Why a loss to Kansas might be the least of BYU’s worries right now

BYU loses to Kansas 38-27, but sees many key players go down along the way.

BYU head coach Kalani Sitake talks to his players during the first half of an NCAA college football game against Kansas Saturday, Sept. 23, 2023, in Lawrence, Kan. (AP Photo/Charlie Riedel)

Lawrence, Kan. • At some point, the Cougars’ loss to Kansas simply became inevitable.

How could it have ended any other way based on the injuries BYU’s starting lineup had sustained by game’s end?

Left tackle Kingsley Suamataia, left guard Weylin Lapuaho, wide receiver Parker Kingston, and linebacker Ben Bywater were all out of the action and getting checked by the fourth quarter.

That’s not to mention the handful more that didn’t play because of previous injuries: Safeties Talan Alfrey, Crew Wakley, Micah Harper, running back Aidan Robbins and wide receiver Kody Epps all watched BYU play in Kansas rather than participate.

Mix that in with BYU’s existing structural problems — like its inability to run the ball, or the turnovers and perplexing penalties and timeouts that hurt the Cougars on Saturday — and you can see how BYU was careening to a 38-27 loss to Kansas for its Big 12 debut.

Ultimately, Saturday’s loss at Kansas might be the least of the concerns for BYU right now. Going forward, it is a matter of how fast the Cougars can triage this situation.

“We are going to dip into our depth a little bit,” BYU head coach Kalani Sitake said. “We might have to for next week. Nobody, from what I know, is out for the season. Hopefully [we] get those guys back.”

What else can he say?

On Saturday, Sitake was forced to watch as his undermanned team struggled to overcome its own mistakes.

After BYU gifted Kansas 14 points off a fumble return for a touchdown and a pick-six, the Cougars needed stops and points. It couldn’t get either with many of its key players sidelined.

The Jayhawks gashed an eroding defense in the second half. After defensive coordinator Jay Hill adjusted his scheme to deal with quarterback Jalon Daniels, Kansas responded by rushing for 172 yards after the intermission (part of 221 total rushing yards).

BYU couldn’t get a stop after the break, with the Jayhawks putting together drives of 12 plays, 10 plays and seven plays.

At one point, BYU turned to fifth-string safety Preston Rex after Tanner Wall went down. Freshman Raider Damuni was also in for Ethan Slade at different moments.

By the time Bywater, BYU’s leading tackler with 10 tackles, went out in the fourth quarter even fellow linebacker AJ Vongphachanh didn’t know what to do.

“He is a big part of our defense,” he said.

That was after BYU already saw its best offensive lineman, Suamataia, go in and out in the second half. The entire left side of the line was out and mixing around.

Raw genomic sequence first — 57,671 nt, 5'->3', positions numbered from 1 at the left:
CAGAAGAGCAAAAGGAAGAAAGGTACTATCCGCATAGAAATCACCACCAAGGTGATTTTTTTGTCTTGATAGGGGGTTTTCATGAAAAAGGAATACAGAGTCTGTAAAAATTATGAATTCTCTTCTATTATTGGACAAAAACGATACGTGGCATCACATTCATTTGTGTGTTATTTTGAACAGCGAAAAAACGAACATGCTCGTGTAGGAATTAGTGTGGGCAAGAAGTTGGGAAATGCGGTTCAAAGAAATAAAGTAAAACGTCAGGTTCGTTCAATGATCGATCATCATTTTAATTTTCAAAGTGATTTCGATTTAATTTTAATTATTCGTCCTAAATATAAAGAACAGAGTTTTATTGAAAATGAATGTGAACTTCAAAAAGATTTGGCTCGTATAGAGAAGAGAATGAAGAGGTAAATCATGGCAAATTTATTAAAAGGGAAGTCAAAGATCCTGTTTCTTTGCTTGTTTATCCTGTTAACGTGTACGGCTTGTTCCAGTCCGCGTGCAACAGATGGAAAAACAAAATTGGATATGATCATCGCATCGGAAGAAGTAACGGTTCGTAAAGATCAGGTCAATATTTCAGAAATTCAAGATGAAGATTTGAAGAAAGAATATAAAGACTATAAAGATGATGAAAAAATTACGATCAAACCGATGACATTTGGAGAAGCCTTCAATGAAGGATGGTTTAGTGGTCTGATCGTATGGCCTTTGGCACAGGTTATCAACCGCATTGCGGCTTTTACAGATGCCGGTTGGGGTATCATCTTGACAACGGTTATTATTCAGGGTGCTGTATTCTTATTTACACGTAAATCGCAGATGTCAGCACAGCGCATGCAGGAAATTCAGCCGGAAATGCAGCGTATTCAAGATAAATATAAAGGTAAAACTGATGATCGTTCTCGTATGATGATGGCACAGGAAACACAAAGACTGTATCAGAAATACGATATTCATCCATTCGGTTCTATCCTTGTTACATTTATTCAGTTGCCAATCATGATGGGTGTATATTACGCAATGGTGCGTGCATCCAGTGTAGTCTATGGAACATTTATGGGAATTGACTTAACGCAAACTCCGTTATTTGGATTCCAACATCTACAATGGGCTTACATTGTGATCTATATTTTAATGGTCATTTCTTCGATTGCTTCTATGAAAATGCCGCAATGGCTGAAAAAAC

Maybe that played a part in why BYU rushed for just 9 yards on 22 carries. It also allowed three sacks and several more hurries.

“Some guys will be on the field that we weren’t expecting,” Sitake said. “We got guys who were knocked out of this game. We have enough talent. That is why we went to the portal. That is why we develop our young guys.”

But on Saturday, BYU didn’t look like a team with enough depth. It looked like a team that was already playing with a small margin for error, and then the base fell out with this many players hurt.

Most of BYU’s issues through the first three weeks came up at different points. The offense had to call multiple timeouts because it couldn’t get lined up correctly. It had another illegal touching penalty that confused even Sitake.

On defense, a Kamden Garrett interception was taken away because of a hold.

The Cougars didn’t run the ball well yet again. At one point in the third quarter, BYU had 14 carries for -4 yards. BYU only slightly improved to 9 yards by the end of the game. The duo of LJ Martin and Deion Smith had 15 carries for 38 yards (2.5 yards per touch).

It forced quarterback Kedon Slovis to throw 51 times, finishing with 357 yards, two touchdowns and two interceptions. It was too much on his shoulders.

“We have to run the ball more efficiently. I think everyone knows that; it is no secret,” Slovis said.

In the past, BYU has been able to overcome costly turnovers, rushing woes and procedural mishaps.

This time, the mistakes got worse and the cushion got smaller.

“Obviously the thing that stands out the most is whenever you give up turnovers like that and you don’t get them yourself, it is tough to win games,” Sitake said. “Let alone lose by 11 points or so.”

And the more concerning part is that BYU doesn’t seem to have answers to the structural problems.

“If I had the answer to [the running game] I would tell you guys,” Sitake said. “It is probably a combination of getting the guys’ confidence back and I think a lot of teams are trying to take the run away from us.”

Which means if BYU can’t fix the structural issues, it needs to at least get its cushion back to overcome the miscues. It starts with guys getting healthy and the depth coming back.

It’s why as BYU leaves Kansas a single loss is the least of its concerns. The uncertain status of an evergrowing injury report is now more pertinent.

“We have no choice,” Sitake said of how BYU is going to overcome it. “We feel really good about the talent on our team. We have enough talent. We have to have these guys ready to go.”